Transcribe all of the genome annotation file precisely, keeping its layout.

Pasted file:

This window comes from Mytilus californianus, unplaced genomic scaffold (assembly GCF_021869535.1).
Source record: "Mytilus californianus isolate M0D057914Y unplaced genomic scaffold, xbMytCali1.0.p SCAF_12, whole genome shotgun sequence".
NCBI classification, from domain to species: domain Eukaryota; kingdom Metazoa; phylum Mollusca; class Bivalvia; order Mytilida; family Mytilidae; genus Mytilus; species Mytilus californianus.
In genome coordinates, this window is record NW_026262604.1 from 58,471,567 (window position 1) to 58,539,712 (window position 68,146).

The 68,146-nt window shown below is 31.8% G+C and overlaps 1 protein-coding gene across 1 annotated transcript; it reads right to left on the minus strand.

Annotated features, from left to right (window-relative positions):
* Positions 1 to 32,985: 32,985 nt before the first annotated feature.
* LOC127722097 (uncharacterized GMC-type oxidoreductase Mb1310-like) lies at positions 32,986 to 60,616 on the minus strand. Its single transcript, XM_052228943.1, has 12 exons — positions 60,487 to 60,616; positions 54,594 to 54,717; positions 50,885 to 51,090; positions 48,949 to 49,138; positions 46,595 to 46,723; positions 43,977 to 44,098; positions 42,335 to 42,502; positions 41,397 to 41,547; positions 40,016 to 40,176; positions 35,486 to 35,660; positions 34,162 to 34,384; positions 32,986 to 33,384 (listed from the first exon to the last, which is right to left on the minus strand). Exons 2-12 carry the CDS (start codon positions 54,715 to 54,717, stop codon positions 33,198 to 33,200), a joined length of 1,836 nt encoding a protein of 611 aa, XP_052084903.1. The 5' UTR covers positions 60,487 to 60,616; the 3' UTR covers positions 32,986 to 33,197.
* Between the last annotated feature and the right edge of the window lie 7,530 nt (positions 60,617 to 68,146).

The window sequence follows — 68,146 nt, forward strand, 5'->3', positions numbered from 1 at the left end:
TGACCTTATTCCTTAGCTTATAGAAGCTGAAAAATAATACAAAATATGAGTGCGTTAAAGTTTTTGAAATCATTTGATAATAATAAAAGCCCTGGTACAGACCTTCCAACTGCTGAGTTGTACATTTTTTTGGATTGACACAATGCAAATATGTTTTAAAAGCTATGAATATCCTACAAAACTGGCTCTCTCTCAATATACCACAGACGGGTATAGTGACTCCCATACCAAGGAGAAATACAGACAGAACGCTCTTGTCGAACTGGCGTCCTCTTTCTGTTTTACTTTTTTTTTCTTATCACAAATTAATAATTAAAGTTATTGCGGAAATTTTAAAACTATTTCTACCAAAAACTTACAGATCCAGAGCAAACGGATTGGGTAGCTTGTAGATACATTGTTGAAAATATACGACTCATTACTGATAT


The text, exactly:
This window comes from Mytilus californianus, unplaced genomic scaffold (assembly GCF_021869535.1).
Source record: "Mytilus californianus isolate M0D057914Y unplaced genomic scaffold, xbMytCali1.0.p SCAF_12, whole genome shotgun sequence".
NCBI classification, from domain to species: domain Eukaryota; kingdom Metazoa; phylum Mollusca; class Bivalvia; order Mytilida; family Mytilidae; genus Mytilus; species Mytilus californianus.
In genome coordinates, this window is record NW_026262604.1 from 58,471,567 (window position 1) to 58,539,712 (window position 68,146).

The 68,146-nt window shown below is 31.8% G+C and overlaps 1 protein-coding gene across 1 annotated transcript; it reads right to left on the minus strand.

Annotated features, from left to right (window-relative positions):
* Positions 1 to 32,985: 32,985 nt before the first annotated feature.
* LOC127722097 (uncharacterized GMC-type oxidoreductase Mb1310-like) lies at positions 32,986 to 60,616 on the minus strand. Its single transcript, XM_052228943.1, has 12 exons — positions 60,487 to 60,616; positions 54,594 to 54,717; positions 50,885 to 51,090; positions 48,949 to 49,138; positions 46,595 to 46,723; positions 43,977 to 44,098; positions 42,335 to 42,502; positions 41,397 to 41,547; positions 40,016 to 40,176; positions 35,486 to 35,660; positions 34,162 to 34,384; positions 32,986 to 33,384 (listed from the first exon to the last, which is right to left on the minus strand). Exons 2-12 carry the CDS (start codon positions 54,715 to 54,717, stop codon positions 33,198 to 33,200), a joined length of 1,836 nt encoding a protein of 611 aa, XP_052084903.1. The 5' UTR covers positions 60,487 to 60,616; the 3' UTR covers positions 32,986 to 33,197.
* Between the last annotated feature and the right edge of the window lie 7,530 nt (positions 60,617 to 68,146).

The window sequence follows — 68,146 nt, forward strand, 5'->3', positions numbered from 1 at the left end:
TGACCTTATTCCTTAGCTTATAGAAGCTGAAAAATAATACAAAATATGAGTGCGTTAAAGTTTTTGAAATCATTTGATAATAATAAAAGCCCTGGTACAGACCTTCCAACTGCTGAGTTGTACATTTTTTTGGATTGACACAATGCAAATATGTTTTAAAAGCTATGAATATCCTACAAAACTGGCTCTCTCTCAATATACCACAGACGGGTATAGTGACTCCCATACCAAGGAGAAATACAGACAGAACGCTCTTGTCGAACTGGCGTCCTCTTTCTGTTTTACTTTTTTTTTCTTATCACAAATTAATAATTAAAGTTATTGCGGAAATTTTAAAACTATTTCTACCAAAAACTTACAGATCCAGAGCAAACGGATTGGGTAGCTTGTAGATACATTGTTGAAAATATACGACTCATTACTGATAT